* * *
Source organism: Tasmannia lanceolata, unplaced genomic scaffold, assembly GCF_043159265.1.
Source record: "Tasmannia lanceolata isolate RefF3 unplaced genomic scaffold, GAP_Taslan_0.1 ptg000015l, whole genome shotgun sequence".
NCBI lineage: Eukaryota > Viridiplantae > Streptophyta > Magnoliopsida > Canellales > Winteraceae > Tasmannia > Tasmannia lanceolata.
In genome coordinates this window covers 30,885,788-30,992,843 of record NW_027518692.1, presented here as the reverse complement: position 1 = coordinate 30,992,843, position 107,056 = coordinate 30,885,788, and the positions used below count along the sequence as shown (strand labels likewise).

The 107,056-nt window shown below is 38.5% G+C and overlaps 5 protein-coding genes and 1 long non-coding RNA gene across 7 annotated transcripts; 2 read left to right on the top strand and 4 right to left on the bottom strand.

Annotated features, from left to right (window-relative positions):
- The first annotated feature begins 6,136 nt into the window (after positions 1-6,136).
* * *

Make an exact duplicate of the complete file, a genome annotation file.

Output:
Source organism: Tasmannia lanceolata, unplaced genomic scaffold, assembly GCF_043159265.1.
Source record: "Tasmannia lanceolata isolate RefF3 unplaced genomic scaffold, GAP_Taslan_0.1 ptg000015l, whole genome shotgun sequence".
NCBI lineage: Eukaryota > Viridiplantae > Streptophyta > Magnoliopsida > Canellales > Winteraceae > Tasmannia > Tasmannia lanceolata.
In genome coordinates this window covers 30,885,788-30,992,843 of record NW_027518692.1, presented here as the reverse complement: position 1 = coordinate 30,992,843, position 107,056 = coordinate 30,885,788, and the positions used below count along the sequence as shown (strand labels likewise).

The 107,056-nt window shown below is 38.5% G+C and overlaps 5 protein-coding genes and 1 long non-coding RNA gene across 7 annotated transcripts; 2 read left to right on the top strand and 4 right to left on the bottom strand.

Annotated features, from left to right (window-relative positions):
- The first annotated feature begins 6,136 nt into the window (after positions 1-6,136).